A little more about why I did this. In order for firewall rules to process requests (hence being able to surf your own website via URL) the packets must originate from outside the firewall, by putting the Linksys router upstream, you force all packets to go to the linksys, then they come back in the same direction and look as if the request actually comes from outside the network.



Continue with the rest of the configuration:

Now connect the LAN (192.168.1.0/24) interface to a small HUB, and then cascade that HUB to a switch, which is where all of your servers are connected. This will allow you to again plug snort into the LAN on the HUB and see all of the traffic that is inside the firewall, which is good for verifying that rulesets are behaving as expected. (Again you could use an ethernet tap instead of the hub).

Solving problem 3: Configure the DMZ on the m0n0wall (192.168.2.0/24) and setup your web server. If you do not have a static IP, I recommend using DNSexit's service to register your IP with DNS so the rest of the world can see your website, send you email or whatever.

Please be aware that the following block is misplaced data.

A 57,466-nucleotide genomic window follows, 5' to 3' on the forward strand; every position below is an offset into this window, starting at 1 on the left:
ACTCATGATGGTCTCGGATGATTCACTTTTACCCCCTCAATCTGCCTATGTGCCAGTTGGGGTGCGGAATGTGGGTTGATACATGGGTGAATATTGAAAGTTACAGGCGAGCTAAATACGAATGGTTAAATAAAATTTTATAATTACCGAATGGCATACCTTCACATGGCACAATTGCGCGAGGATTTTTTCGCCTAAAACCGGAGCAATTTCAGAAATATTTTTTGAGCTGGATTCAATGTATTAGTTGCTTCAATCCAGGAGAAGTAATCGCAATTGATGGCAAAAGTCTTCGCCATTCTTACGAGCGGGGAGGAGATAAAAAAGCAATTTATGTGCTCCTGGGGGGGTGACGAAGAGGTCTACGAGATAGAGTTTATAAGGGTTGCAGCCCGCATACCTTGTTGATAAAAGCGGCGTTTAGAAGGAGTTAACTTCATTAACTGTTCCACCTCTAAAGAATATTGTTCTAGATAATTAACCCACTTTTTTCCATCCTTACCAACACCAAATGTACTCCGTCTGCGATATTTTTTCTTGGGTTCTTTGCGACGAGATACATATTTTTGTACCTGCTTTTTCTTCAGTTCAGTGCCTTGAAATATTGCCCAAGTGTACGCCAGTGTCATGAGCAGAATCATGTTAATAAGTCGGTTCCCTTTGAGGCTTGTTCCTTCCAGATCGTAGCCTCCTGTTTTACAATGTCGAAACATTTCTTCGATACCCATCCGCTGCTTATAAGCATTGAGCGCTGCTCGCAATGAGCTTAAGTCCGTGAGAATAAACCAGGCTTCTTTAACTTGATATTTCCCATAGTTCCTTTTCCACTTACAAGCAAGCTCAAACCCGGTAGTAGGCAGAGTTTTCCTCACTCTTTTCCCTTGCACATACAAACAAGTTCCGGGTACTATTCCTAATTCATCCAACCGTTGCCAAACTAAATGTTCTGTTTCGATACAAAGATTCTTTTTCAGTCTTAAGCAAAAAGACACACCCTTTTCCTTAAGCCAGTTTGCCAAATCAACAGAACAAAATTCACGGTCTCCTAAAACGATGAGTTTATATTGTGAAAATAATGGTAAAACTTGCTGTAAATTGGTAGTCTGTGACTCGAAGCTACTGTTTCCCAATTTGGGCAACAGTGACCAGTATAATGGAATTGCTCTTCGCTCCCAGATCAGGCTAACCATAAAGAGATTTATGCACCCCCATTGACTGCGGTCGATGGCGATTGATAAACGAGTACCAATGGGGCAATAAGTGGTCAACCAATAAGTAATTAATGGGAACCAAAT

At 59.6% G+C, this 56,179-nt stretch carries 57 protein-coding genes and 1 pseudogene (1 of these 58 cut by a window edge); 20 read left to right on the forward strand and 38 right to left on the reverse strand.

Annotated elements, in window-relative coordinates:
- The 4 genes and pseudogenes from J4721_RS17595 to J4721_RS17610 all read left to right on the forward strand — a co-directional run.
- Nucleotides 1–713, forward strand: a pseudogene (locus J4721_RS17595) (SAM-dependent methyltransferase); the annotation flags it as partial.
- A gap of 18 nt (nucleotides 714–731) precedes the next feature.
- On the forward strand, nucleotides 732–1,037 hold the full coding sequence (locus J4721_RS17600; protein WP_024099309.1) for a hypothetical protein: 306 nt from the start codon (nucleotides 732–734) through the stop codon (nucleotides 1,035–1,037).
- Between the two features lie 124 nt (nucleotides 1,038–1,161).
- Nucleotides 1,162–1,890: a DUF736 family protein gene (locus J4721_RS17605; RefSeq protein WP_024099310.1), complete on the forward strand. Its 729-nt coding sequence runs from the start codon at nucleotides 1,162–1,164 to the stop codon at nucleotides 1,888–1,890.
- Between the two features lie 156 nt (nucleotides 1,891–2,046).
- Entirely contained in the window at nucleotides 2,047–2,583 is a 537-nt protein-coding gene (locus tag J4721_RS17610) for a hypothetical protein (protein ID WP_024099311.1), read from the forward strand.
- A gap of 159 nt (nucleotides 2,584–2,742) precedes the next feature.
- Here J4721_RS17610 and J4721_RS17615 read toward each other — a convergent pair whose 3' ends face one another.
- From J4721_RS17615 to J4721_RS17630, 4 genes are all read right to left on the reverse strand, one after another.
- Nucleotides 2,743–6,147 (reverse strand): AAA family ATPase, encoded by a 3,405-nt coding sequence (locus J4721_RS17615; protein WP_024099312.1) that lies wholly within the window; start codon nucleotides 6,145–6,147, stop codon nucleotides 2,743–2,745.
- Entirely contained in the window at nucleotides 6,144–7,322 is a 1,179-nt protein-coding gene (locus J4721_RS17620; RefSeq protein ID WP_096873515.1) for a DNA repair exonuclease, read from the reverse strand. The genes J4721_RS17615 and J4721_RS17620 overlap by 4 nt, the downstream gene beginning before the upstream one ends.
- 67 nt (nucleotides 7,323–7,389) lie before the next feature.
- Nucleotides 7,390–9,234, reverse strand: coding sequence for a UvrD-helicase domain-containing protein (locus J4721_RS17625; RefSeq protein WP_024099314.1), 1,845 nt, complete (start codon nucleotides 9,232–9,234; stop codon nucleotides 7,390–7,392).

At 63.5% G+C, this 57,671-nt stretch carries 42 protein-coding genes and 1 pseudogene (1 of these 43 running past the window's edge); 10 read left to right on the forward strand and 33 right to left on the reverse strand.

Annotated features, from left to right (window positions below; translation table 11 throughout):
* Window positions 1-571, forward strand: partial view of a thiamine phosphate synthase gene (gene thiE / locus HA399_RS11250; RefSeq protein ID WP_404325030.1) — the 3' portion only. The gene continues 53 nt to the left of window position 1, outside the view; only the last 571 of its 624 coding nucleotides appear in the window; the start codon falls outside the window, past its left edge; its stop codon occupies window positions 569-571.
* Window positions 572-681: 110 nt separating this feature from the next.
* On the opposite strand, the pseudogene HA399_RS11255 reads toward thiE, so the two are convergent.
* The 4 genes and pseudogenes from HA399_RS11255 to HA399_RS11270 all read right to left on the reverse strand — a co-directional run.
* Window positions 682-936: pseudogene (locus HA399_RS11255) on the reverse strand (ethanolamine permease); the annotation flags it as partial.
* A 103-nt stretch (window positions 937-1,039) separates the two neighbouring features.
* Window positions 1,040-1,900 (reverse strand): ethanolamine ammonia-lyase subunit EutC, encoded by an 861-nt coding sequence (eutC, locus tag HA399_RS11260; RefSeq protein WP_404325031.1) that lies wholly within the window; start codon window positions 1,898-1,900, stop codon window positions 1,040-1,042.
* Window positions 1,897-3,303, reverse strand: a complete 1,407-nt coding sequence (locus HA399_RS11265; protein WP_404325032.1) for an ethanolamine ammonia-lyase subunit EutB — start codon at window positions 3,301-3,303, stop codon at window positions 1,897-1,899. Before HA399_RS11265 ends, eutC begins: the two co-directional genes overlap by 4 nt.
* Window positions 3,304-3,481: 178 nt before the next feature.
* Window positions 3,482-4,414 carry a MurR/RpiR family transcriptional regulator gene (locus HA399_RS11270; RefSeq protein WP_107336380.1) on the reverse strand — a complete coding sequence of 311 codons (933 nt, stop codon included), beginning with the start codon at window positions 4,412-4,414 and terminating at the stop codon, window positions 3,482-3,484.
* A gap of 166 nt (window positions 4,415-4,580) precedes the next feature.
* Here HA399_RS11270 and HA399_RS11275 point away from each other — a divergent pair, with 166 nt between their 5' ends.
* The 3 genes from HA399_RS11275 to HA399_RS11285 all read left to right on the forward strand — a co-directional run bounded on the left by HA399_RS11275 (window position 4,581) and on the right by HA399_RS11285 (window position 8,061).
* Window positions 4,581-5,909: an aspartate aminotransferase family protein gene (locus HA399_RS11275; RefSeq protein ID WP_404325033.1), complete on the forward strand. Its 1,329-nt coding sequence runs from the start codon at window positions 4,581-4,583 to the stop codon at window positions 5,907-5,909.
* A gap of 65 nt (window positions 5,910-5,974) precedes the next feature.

Configure m0n0wall with the NAT rules to allow the port 80 traffic into your DMZ web server and you should be in business. If you so choose to also put a hub on the DMZ you can then use SNORT to watch raw traffic at each point on your network and possibly even trap some packet captures that the script kiddies and robots launch at your website.

If there is sufficient interest I would be happy to post a simple drawing of this setup and maybe some screen shots of the m0n0wall and Linksys configs. I would appreciate your feedback on whether or not this was helpful or just a waste of typing.



email: paul dot pescitelli at gmail dot com


Packet Filter Problem:
Taken from the m0n0wall FAQ - http://doc.m0n0.ch/handbook-single/#id2610631

It is not possible to access NATed services using the public (WAN) IP address from within LAN (or an optional network). Example: you've got a server in your LAN behind m0n0wall and added a NAT/filter rule to allow external access to its HTTP port. While you can access it just fine from the Internet, you cannot access http://your-external-ip/ from within your LAN.

Reason. This is due to a limitation in ipfilter/ipnat (which are used in m0n0wall). Read the ipfilter FAQ for details. m0n0wall does not (and probably will not) include a "bounce" utility.